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The council responds to an appeal PDF Print E-mail
Written by Ozaukee Press   
Wednesday, 23 September 2015 20:14

No, not that appeal; the Port Washington Common Council is not giving 900 petition signers what they want, but it is (properly) granting the request of a single resident

Would you believe a little pig has cowed the Common Council?

    Believe it.

    The same Port Washington Common Council that with unwavering, implacable, rock-solid unanimity has refused the demands of hundreds of citizens to yield on its plan to sell public lakefront land for development has gone all open-minded and accommodating for a single resident asking for permission to keep a pig as a pet.

    To this, we say—hurray!

    Unlike its position in support of sacrificing lake views for a two-story building overlooking the marina, the council is on the right side of the pig-as-a-pet issue.

    Give the aldermen credit for setting aside common porcine perceptions and listening to the persuasive case Rebecca Casarez made for allowing her and other Port Washington residents to have Vietnamese pot-bellied pigs as pets.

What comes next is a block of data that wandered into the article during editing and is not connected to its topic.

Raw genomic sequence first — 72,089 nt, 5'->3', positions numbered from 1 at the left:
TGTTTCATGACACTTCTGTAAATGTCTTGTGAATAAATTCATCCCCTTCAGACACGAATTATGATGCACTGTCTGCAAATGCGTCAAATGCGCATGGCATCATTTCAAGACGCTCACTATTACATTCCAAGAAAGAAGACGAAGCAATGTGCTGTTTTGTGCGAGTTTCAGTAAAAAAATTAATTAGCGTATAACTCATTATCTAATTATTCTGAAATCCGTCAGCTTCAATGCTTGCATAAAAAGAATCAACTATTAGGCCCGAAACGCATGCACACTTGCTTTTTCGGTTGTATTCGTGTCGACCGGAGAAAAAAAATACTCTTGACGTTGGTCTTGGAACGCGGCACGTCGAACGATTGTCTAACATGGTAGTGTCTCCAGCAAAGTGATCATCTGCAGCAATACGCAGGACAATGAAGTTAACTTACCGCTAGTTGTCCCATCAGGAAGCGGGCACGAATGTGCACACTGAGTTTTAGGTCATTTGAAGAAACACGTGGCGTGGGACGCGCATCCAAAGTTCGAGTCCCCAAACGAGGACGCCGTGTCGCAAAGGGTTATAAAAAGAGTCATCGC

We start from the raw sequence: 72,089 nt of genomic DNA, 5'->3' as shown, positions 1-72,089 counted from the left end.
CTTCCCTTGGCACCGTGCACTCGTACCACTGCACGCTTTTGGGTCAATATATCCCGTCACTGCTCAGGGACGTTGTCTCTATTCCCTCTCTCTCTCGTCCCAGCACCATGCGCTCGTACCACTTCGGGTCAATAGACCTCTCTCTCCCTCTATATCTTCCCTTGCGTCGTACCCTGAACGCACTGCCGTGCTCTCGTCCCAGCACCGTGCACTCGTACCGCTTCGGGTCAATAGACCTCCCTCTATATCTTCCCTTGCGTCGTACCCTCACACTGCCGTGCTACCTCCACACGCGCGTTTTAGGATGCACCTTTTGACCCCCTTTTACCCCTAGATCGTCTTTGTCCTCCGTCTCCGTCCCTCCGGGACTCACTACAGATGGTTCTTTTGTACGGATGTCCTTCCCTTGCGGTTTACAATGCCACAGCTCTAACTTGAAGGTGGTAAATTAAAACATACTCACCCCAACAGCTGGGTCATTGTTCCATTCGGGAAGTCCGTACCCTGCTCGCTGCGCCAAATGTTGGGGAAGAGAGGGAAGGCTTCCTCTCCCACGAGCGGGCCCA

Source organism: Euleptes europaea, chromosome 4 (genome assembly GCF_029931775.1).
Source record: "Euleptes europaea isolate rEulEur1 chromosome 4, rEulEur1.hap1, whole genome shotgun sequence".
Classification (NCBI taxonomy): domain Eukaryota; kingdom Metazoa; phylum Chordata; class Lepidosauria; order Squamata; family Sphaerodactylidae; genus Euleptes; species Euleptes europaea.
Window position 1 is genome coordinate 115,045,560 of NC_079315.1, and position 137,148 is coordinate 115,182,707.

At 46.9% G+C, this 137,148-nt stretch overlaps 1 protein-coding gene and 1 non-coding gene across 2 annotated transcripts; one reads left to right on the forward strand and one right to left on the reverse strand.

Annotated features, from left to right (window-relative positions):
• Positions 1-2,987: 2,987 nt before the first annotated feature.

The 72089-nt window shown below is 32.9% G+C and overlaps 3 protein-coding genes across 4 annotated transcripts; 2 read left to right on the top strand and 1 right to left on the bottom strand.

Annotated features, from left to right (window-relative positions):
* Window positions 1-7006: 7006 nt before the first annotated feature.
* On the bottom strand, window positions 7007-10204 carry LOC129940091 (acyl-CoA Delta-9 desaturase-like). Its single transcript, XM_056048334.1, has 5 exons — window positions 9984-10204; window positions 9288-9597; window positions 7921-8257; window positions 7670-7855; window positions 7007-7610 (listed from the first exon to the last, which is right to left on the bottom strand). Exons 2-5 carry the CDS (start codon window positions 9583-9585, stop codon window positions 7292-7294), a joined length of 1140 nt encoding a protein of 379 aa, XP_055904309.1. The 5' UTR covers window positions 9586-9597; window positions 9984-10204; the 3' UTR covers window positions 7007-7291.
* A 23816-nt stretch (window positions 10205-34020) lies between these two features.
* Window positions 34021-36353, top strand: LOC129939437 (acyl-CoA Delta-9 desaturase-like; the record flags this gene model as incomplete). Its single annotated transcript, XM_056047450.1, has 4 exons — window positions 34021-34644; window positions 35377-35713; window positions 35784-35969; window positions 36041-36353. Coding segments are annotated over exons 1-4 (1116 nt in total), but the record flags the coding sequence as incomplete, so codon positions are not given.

At last week’s council meeting, she described the diminutive though somewhat rotund animals as loving, caring pets. They are also known to be intelligent, quiet and, unlike their cousins that are destined to become bacon and pork chops, quite clean.

    What’s more, their behavior compares favorably with that of the animals that have always been allowed to be kept as pets in Port households. Pot-bellied pigs are gentle and unaggressive and unlikely to be involved in anything like the dog fights that have occasionally broken out among canines being paraded by owners at the farmers market. And in contrast to pet cats allowed to roam, they pose no threat to the songbird population.

    Aldermen were generous in their responses. Even Ald. Bill Driscoll, who is sometimes seen as the Dr. No of the council for his negative stances on such matters as spending for the senior center and city ownership of small neighborhood parks, offered a friendly yes to pot-bellied pigs.

    Driscoll is well informed about the pets thanks to a sister-in-law who owns two of them and, according to the alderman, considers them “as good or better than a dog.”

    Ald. Kevin Rudser made the sensible and fair suggestion to allow two pigs per home, just as two dogs and two cats are permitted. A pet pig, he said, “might like a friend.” (No, not that kind of friend; any ordinance allowing pigs will likely prohibit breeding.)

    The council went on to do the right thing and voted to instruct the city attorney to draft an ordinance allowing pet pot-bellied pigs.

    It was disappointing, however, that on this issue the council could not duplicate the seamless wall of unanimity it has displayed on every vote contrary to the wishes of citizens who have protested the sale of lakefront land for development.

    The single dissenter on the pig vote was Ald. Doug Biggs. Nothing against pet pigs, he said; he just thinks it would be “fiscally irresponsible” to spend the money needed to enact an ordinance at the request of a single citizen.